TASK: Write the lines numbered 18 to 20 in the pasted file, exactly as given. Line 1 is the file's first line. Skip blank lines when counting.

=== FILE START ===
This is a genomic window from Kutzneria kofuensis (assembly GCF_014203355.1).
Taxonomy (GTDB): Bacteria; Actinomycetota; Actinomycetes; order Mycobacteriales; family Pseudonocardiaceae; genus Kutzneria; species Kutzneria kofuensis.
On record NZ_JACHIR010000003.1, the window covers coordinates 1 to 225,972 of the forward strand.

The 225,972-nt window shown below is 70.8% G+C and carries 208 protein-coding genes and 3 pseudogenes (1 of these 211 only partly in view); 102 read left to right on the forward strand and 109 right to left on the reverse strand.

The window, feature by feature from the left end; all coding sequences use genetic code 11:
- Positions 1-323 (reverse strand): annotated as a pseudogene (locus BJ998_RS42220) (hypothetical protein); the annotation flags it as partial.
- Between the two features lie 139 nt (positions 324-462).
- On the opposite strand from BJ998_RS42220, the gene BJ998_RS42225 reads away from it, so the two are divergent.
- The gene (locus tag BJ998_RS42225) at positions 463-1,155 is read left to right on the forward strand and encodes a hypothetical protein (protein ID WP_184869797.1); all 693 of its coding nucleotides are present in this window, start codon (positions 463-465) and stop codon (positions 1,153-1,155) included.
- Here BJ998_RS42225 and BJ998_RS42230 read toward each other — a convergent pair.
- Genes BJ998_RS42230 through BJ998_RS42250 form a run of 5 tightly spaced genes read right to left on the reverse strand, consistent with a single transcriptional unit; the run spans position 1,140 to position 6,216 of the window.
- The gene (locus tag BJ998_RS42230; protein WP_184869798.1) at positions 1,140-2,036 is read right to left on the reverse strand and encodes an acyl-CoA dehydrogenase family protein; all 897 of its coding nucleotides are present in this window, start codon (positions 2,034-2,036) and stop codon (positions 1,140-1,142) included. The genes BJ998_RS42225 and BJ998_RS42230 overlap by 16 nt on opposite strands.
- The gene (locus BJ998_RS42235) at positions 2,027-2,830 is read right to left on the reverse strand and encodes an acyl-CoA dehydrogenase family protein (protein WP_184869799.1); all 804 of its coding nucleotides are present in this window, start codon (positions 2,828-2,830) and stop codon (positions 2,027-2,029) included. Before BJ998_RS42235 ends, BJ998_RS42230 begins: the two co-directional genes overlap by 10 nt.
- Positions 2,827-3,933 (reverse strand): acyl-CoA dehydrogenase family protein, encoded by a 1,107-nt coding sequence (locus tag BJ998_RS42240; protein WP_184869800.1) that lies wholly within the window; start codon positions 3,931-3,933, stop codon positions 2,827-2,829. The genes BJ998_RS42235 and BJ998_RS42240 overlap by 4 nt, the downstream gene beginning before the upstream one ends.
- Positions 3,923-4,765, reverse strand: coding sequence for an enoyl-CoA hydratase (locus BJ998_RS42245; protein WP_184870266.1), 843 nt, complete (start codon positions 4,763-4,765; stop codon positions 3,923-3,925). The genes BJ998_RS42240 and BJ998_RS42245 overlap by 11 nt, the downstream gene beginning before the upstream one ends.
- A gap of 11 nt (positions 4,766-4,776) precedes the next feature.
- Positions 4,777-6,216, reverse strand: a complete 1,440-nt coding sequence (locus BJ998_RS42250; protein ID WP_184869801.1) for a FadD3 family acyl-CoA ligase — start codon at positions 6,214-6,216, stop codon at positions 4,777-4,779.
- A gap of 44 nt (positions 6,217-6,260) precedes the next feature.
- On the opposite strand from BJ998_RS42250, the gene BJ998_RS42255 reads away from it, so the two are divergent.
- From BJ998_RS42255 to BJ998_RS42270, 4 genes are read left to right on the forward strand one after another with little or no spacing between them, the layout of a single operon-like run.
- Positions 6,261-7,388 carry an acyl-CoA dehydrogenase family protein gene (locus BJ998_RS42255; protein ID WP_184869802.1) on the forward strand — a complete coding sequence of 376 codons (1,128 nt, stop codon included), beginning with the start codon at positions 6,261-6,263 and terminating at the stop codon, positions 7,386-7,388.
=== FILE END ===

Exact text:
- A gap of 44 nt (positions 6,217-6,260) precedes the next feature.
- On the opposite strand from BJ998_RS42250, the gene BJ998_RS42255 reads away from it, so the two are divergent.
- From BJ998_RS42255 to BJ998_RS42270, 4 genes are read left to right on the forward strand one after another with little or no spacing between them, the layout of a single operon-like run.